Chapter 8[edit]

Some things, the more you understand the more you loathe them.

  • That old saw about “to understand all is to forgive all” is a lot of tripe. Some things, the more you understand the more you loathe them.
    • Juan Rico, p. 111, internal monologue on the execution of Dillinger.
  • “Ah yes, [life, liberty and the pursuit of happiness]… Life? What ‘right’ to life has a man who is drowning in the Pacific? The ocean will not hearken to his cries. What ‘right’ to life has a man who must die to save his children? If he chooses to save his own life, does he do so as a matter of ‘right’? If two men are starving and cannibalism is the only alternative to death, which man’s right is ‘unalienable’? And is it ‘right’? As to liberty, the heroes who signed the great document pledged themselves to buy liberty with their lives. Liberty is never unalienable; it must be redeemed regularly with the blood of patriots or it always vanishes. Of all the so-called natural human rights that have ever been invented, liberty is least likely to be cheap and is never free of cost. The third ‘right’?—the ‘pursuit of happiness‘? It is indeed unalienable but it is not a right; it is simply a universal condition which tyrants cannot take away nor patriots restore. Cast me into a dungeon, burn me at the stake, crown me king of kings, I can ‘pursue happiness’ as long as my brain lives—but neither gods nor saints, wise men nor subtle drugs, can ensure that I will catch it.”
    • Lt. Col. Jean V. Dubois (Ret.), p. 119; expanding on his statement that “a human being has no natural rights of any nature.”
  • “I told you that ‘juvenile delinquent’ is a contradiction in terms. ‘Delinquent’ means ‘failing in duty.’ But duty is an adult virtue—indeed a juvenile becomes an adult when, and only when, he acquires a knowledge of duty and embraces it as dearer than the self-love he was born with. There never was, there cannot be a ‘juvenile delinquent.’ But for every juvenile criminal there are always one or more adult delinquents—people of mature years who either do not know their duty, or who, knowing it, fail.”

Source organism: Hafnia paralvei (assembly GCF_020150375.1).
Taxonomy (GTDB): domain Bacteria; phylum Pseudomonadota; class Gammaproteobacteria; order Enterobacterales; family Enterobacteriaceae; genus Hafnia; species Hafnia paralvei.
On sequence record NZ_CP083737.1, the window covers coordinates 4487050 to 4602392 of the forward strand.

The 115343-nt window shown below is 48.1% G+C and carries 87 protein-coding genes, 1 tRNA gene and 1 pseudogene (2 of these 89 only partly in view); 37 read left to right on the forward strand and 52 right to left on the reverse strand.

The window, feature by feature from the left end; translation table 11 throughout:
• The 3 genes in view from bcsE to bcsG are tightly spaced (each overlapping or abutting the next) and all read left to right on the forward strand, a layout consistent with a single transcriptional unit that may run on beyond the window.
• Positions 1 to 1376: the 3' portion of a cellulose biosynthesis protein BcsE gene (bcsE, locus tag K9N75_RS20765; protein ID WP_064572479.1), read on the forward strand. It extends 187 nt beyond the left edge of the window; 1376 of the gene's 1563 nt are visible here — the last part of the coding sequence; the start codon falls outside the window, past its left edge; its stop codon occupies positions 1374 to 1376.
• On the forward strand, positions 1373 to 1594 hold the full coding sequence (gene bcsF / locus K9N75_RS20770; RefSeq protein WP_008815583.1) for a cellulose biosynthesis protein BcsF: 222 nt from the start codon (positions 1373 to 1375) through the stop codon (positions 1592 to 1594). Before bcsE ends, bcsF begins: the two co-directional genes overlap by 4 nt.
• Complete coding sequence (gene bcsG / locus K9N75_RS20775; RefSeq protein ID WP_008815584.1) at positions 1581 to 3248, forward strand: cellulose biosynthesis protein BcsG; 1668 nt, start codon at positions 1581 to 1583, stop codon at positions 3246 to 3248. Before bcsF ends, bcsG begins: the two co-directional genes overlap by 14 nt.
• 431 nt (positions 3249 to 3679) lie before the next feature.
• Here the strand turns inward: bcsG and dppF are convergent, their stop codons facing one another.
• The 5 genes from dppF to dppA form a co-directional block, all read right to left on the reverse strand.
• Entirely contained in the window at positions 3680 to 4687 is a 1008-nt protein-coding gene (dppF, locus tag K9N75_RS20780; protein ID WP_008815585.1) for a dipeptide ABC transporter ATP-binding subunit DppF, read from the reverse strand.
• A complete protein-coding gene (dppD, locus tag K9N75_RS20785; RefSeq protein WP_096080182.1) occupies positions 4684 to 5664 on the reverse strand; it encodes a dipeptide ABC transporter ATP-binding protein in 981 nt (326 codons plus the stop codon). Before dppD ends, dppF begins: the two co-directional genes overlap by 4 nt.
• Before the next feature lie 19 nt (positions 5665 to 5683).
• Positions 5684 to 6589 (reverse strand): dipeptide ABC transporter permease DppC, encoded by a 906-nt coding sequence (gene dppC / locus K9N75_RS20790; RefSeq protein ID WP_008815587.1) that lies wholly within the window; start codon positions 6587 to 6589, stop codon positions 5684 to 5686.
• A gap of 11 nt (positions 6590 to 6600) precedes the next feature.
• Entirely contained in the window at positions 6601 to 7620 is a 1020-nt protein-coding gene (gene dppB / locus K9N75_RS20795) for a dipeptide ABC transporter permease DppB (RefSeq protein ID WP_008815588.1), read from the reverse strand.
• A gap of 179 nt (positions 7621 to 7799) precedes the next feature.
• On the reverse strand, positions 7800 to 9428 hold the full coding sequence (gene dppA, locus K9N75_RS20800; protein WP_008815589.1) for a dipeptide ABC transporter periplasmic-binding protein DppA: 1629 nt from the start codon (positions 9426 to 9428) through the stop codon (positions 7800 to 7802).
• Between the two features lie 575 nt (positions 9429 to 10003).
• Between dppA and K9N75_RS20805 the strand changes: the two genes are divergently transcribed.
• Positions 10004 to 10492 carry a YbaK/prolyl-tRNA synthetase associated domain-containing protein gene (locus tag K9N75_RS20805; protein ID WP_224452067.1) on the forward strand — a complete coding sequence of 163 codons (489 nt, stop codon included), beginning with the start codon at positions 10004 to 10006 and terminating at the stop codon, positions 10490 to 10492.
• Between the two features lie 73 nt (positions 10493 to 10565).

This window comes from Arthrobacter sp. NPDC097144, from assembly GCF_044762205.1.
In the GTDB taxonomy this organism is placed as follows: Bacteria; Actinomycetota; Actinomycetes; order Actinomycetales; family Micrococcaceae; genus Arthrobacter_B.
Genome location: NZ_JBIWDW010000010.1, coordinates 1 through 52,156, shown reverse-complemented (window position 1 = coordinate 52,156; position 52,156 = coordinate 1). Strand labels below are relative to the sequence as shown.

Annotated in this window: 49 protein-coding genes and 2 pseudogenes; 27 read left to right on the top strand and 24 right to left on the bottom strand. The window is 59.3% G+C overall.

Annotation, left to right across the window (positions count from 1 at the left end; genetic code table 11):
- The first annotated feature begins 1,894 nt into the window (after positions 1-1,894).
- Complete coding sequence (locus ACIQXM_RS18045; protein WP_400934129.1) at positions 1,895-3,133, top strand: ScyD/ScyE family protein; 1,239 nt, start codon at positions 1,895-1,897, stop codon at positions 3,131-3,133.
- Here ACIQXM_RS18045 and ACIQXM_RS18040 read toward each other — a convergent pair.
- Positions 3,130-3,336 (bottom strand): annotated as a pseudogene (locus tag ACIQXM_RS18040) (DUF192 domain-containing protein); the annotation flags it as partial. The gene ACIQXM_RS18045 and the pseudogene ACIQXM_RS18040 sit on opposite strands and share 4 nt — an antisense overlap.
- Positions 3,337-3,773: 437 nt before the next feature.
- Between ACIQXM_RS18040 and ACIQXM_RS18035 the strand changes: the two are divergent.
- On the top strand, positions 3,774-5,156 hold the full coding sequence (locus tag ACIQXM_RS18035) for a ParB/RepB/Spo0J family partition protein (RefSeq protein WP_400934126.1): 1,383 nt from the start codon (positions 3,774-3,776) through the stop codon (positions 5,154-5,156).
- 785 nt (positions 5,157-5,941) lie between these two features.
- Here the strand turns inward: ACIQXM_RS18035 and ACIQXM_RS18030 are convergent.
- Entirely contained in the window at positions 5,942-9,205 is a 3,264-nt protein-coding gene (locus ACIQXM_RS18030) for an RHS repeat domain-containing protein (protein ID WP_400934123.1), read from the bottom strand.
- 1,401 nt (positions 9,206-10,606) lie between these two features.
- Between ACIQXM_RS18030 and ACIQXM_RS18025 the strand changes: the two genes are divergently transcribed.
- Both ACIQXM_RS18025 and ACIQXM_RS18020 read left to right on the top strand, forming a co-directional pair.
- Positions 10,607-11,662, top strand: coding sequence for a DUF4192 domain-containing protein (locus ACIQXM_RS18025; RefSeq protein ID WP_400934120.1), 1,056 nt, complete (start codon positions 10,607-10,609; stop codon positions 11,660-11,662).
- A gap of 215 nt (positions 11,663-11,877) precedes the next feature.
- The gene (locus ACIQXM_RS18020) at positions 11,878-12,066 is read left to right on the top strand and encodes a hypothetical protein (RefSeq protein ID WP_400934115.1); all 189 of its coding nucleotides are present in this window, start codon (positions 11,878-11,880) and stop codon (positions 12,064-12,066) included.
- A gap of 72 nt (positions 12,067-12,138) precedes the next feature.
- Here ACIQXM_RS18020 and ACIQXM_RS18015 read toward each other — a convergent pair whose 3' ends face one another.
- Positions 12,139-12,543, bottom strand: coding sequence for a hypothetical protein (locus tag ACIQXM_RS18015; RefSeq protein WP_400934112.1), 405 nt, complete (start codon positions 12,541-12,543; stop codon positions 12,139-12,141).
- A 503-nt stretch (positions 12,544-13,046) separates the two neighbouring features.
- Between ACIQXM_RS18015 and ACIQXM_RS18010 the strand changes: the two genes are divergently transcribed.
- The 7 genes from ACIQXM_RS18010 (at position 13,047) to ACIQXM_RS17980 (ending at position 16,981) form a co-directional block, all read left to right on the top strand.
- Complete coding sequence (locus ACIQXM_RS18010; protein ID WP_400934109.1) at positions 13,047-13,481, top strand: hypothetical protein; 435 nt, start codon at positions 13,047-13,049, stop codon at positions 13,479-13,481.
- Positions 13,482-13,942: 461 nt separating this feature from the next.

• Lt. Col. Jean V. Dubois (Ret.), p. 120


15 Jan 2018 Random things

Hello to you.  It’s 12:12 pm on this overcast and gray Monday.  How are you?  I hope you are well.  My dreams last night were strange.  Part of one dream involved watching Elvis Presley singing Love Me Tender in a small church.  I am thinking that was triggered by a recent headline I read about the mystery out of Graceland about a couple visiting there (Elvis Presley’s home) and the woman disappearing:  http://www.newser.com/story/254063/police-probe-mans-claim-that-wife-died-on-graceland-visit.html – Police Probe Man’s Claim That Wife Died on Graceland Visit Authorities in Tennessee have no record of her body…weird!  I hope they find her.

Elvis Presley Love Me Tender (1956) (Official Video)


What is a friend? A single soul dwelling in two bodies.

Source is Internet – view through a Kaleidoscope

15 Jan 2018 – missing the sun this morning so I will have to find ways to make my own!

I’m feeling really groggy and sleep today but wanted to stop in and say hello anyways.  We are still adjusting to having two extra dogs in the house at night.   Sleep disruption has been an issue but it’s getting better.  We are supposed to get some “weather” that includes sleet the next couple of days here.  I hope you find something of interest here today – that resonates with you.   I hope you are Loved and are Loving.  Keep a regular exercise routine up with that ball of sun in your chest!

This article from the Daily Good feels like a great one to share on the day we honor Martin Luther King.


Why the Moral Argument for Non-Violence Matters

Nonviolence is a powerful and just weapon, which cuts without wounding and ennobles the man who wields it. It is a sword that heals. –Martin Luther King, Jr.